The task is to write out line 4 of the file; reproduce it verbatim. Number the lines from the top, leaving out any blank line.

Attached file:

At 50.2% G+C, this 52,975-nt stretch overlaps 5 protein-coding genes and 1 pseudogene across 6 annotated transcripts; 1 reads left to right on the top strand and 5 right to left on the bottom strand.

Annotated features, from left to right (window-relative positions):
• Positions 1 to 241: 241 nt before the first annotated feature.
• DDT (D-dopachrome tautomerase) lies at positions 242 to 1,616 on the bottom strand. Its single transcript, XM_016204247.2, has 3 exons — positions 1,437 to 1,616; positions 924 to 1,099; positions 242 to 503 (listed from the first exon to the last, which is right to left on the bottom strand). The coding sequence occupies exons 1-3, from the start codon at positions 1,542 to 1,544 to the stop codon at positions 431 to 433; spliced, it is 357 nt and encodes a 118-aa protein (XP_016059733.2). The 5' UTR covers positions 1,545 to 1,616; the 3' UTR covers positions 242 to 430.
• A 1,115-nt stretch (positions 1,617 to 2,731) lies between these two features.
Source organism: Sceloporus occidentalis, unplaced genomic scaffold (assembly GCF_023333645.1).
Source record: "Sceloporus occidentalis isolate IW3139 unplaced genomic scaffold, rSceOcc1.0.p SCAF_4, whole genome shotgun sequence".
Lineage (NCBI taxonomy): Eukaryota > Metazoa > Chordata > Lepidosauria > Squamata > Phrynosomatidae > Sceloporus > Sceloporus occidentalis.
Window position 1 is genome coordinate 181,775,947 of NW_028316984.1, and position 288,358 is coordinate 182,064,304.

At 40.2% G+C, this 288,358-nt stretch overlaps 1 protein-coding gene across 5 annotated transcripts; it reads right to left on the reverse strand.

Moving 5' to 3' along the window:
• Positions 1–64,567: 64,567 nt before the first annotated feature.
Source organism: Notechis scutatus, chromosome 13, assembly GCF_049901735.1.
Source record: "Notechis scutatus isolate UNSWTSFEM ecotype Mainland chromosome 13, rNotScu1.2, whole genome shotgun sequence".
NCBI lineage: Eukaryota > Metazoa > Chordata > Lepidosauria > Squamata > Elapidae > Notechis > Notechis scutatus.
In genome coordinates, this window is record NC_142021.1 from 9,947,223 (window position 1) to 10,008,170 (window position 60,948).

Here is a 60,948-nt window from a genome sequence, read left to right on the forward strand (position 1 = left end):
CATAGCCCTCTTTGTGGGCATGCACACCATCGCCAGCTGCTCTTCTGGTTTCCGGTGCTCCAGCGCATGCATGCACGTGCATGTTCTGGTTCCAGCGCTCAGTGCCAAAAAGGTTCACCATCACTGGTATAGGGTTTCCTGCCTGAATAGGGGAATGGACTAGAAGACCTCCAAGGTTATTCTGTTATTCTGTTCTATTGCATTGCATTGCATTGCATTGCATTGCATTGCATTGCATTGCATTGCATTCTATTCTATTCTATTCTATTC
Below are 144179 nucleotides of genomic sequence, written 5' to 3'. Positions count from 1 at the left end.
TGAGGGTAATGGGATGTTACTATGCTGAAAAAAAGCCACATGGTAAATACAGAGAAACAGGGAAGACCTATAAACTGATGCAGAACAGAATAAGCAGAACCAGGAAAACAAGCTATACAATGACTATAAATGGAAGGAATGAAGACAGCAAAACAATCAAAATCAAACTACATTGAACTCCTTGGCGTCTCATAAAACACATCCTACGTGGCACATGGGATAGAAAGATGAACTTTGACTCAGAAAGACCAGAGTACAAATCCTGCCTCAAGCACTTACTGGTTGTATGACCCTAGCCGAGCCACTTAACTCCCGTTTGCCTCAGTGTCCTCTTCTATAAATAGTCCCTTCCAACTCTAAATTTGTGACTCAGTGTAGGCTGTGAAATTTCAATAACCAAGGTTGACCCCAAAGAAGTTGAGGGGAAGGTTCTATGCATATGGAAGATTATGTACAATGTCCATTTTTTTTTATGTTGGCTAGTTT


• DDT (D-dopachrome tautomerase) lies at positions 242 to 1,616 on the bottom strand. Its single transcript, XM_016204247.2, has 3 exons — positions 1,437 to 1,616; positions 924 to 1,099; positions 242 to 503 (listed from the first exon to the last, which is right to left on the bottom strand). The coding sequence occupies exons 1-3, from the start codon at positions 1,542 to 1,544 to the stop codon at positions 431 to 433; spliced, it is 357 nt and encodes a 118-aa protein (XP_016059733.2). The 5' UTR covers positions 1,545 to 1,616; the 3' UTR covers positions 242 to 430.